Publication information
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Source: North American Review
Source type: magazine
Document type: article
Document title: “The Power and Duty of the Federal Government to Protect Its Agents”
Author(s): Aldrich, Edgar
Date of publication: December 1901
Volume number: 173
Issue number: 541
Pagination: 746-57 (excerpt below includes only page 746)

Aldrich, Edgar. “The Power and Duty of the Federal Government to Protect Its Agents.” North American Review Dec. 1901 v173n541: pp. 746-57.
McKinley assassination; McKinley assassination (motive).
Named persons
Leon Czolgosz; William McKinley.
“By Edgar Aldrich, LL.D., United States District Judge for New Hampshire.”


The Power and Duty of the Federal Government to Protect Its Agents [excerpt]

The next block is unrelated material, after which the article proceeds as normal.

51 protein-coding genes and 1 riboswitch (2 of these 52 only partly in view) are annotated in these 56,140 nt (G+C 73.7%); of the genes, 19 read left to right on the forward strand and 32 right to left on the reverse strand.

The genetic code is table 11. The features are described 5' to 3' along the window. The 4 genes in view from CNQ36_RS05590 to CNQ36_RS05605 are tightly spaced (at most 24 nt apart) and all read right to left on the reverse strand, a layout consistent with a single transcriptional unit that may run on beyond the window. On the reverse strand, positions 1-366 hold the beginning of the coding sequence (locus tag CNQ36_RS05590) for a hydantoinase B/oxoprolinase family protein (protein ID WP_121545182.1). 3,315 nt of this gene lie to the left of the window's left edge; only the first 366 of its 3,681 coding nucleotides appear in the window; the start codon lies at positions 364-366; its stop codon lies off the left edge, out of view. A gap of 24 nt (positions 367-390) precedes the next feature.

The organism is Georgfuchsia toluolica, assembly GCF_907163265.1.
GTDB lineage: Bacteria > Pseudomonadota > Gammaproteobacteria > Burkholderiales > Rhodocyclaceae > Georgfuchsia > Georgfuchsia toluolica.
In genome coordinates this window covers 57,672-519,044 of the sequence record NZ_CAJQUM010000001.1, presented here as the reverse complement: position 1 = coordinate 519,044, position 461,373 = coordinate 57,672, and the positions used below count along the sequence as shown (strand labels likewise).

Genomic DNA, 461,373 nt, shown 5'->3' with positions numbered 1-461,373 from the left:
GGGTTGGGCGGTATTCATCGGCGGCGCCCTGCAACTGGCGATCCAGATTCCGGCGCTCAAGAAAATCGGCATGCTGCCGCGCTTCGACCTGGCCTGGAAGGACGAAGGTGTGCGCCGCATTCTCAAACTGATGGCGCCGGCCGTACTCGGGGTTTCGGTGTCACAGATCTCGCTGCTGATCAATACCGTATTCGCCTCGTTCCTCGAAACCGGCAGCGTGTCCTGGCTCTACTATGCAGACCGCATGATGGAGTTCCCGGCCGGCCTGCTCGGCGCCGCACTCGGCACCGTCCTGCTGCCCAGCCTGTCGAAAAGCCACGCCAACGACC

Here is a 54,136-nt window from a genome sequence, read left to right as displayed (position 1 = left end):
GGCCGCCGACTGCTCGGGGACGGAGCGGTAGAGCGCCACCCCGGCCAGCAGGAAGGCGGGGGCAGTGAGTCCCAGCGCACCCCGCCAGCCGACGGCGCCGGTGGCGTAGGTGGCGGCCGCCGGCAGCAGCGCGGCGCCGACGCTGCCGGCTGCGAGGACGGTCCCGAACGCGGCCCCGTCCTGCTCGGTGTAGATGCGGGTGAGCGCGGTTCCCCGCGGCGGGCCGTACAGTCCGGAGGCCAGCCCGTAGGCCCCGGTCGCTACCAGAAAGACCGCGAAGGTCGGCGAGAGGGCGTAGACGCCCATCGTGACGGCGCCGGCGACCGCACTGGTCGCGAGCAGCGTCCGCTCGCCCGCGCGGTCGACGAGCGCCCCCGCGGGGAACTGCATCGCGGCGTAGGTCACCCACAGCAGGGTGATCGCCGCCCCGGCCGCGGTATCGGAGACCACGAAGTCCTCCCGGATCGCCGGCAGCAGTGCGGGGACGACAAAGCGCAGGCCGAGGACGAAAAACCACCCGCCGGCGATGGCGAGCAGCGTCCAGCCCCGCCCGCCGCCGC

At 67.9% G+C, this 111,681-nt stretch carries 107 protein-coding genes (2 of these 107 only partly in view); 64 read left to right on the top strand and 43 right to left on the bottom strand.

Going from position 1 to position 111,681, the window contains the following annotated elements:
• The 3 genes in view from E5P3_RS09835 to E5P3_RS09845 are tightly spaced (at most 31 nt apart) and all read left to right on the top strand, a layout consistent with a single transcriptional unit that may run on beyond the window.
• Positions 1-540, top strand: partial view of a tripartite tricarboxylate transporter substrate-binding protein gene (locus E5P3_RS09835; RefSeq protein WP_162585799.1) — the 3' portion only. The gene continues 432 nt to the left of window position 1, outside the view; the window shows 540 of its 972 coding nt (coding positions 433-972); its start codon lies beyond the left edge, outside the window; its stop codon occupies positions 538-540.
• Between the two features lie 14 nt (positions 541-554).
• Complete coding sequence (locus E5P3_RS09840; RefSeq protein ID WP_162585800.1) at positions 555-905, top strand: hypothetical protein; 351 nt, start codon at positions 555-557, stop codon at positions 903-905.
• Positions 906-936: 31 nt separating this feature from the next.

Czolgosz killed Mr. McKinley, not because he was William McKinley, but because he was President of the United States; not because of his personality, but because he represented the idea of law and government. The violence was directed against the official, rather than against the private individual; against the office, not the man. All the surrounding circumstances, as well as the admission of the assassin, show that personal malice, ordinarily present in crime, was altogether absent, and that malice against the idea of government was present. The motive for the fatal shot was not to destroy McKinley, except as a step in the direction of destroying the idea of government and law, which, for the time being, he represented as the head of the executive branch of the government. Mr. McKinley was the representative of the people in respect to their idea of government; and the blow being directed against the idea, it follows that the real crime was against the people and their government, rather than against McKinley as an individual.



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